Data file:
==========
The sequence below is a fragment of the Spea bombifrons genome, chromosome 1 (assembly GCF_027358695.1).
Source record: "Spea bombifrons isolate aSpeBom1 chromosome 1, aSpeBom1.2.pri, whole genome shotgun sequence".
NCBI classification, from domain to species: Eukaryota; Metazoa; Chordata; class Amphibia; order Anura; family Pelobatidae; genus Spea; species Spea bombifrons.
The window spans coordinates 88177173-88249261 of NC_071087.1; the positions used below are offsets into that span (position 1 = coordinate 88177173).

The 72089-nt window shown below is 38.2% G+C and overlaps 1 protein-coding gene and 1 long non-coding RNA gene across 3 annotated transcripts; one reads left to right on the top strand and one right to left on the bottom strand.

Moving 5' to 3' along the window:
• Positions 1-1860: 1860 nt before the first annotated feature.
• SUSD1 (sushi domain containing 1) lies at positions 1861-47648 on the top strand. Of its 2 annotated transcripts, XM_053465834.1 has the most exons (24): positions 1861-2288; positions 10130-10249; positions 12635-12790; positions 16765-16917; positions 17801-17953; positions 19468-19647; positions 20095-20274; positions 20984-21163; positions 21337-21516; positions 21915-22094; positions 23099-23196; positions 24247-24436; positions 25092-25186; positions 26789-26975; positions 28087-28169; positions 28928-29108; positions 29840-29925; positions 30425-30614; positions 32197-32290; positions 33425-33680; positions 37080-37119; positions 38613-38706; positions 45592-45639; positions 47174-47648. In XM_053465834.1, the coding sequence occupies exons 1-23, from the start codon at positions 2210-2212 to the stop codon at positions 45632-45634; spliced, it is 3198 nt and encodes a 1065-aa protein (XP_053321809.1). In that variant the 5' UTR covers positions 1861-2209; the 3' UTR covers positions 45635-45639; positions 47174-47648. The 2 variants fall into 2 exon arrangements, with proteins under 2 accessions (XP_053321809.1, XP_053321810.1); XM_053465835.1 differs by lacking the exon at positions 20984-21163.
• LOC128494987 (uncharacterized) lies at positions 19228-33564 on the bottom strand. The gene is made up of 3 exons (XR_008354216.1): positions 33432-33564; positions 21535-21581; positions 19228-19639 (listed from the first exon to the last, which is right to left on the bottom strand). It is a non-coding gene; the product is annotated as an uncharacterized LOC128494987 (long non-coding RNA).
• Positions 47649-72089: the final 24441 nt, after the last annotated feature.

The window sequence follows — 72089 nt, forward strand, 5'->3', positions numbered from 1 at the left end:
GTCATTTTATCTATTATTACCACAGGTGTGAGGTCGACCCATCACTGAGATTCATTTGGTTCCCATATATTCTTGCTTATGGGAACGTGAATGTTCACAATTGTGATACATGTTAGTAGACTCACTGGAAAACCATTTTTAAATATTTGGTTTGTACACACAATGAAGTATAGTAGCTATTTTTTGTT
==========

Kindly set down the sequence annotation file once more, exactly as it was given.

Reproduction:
The sequence below is a fragment of the Spea bombifrons genome, chromosome 1 (assembly GCF_027358695.1).
Source record: "Spea bombifrons isolate aSpeBom1 chromosome 1, aSpeBom1.2.pri, whole genome shotgun sequence".
NCBI classification, from domain to species: Eukaryota; Metazoa; Chordata; class Amphibia; order Anura; family Pelobatidae; genus Spea; species Spea bombifrons.
The window spans coordinates 88177173-88249261 of NC_071087.1; the positions used below are offsets into that span (position 1 = coordinate 88177173).

The 72089-nt window shown below is 38.2% G+C and overlaps 1 protein-coding gene and 1 long non-coding RNA gene across 3 annotated transcripts; one reads left to right on the top strand and one right to left on the bottom strand.

Moving 5' to 3' along the window:
• Positions 1-1860: 1860 nt before the first annotated feature.
• SUSD1 (sushi domain containing 1) lies at positions 1861-47648 on the top strand. Of its 2 annotated transcripts, XM_053465834.1 has the most exons (24): positions 1861-2288; positions 10130-10249; positions 12635-12790; positions 16765-16917; positions 17801-17953; positions 19468-19647; positions 20095-20274; positions 20984-21163; positions 21337-21516; positions 21915-22094; positions 23099-23196; positions 24247-24436; positions 25092-25186; positions 26789-26975; positions 28087-28169; positions 28928-29108; positions 29840-29925; positions 30425-30614; positions 32197-32290; positions 33425-33680; positions 37080-37119; positions 38613-38706; positions 45592-45639; positions 47174-47648. In XM_053465834.1, the coding sequence occupies exons 1-23, from the start codon at positions 2210-2212 to the stop codon at positions 45632-45634; spliced, it is 3198 nt and encodes a 1065-aa protein (XP_053321809.1). In that variant the 5' UTR covers positions 1861-2209; the 3' UTR covers positions 45635-45639; positions 47174-47648. The 2 variants fall into 2 exon arrangements, with proteins under 2 accessions (XP_053321809.1, XP_053321810.1); XM_053465835.1 differs by lacking the exon at positions 20984-21163.
• LOC128494987 (uncharacterized) lies at positions 19228-33564 on the bottom strand. The gene is made up of 3 exons (XR_008354216.1): positions 33432-33564; positions 21535-21581; positions 19228-19639 (listed from the first exon to the last, which is right to left on the bottom strand). It is a non-coding gene; the product is annotated as an uncharacterized LOC128494987 (long non-coding RNA).
• Positions 47649-72089: the final 24441 nt, after the last annotated feature.

The window sequence follows — 72089 nt, forward strand, 5'->3', positions numbered from 1 at the left end:
GTCATTTTATCTATTATTACCACAGGTGTGAGGTCGACCCATCACTGAGATTCATTTGGTTCCCATATATTCTTGCTTATGGGAACGTGAATGTTCACAATTGTGATACATGTTAGTAGACTCACTGGAAAACCATTTTTAAATATTTGGTTTGTACACACAATGAAGTATAGTAGCTATTTTTTGTT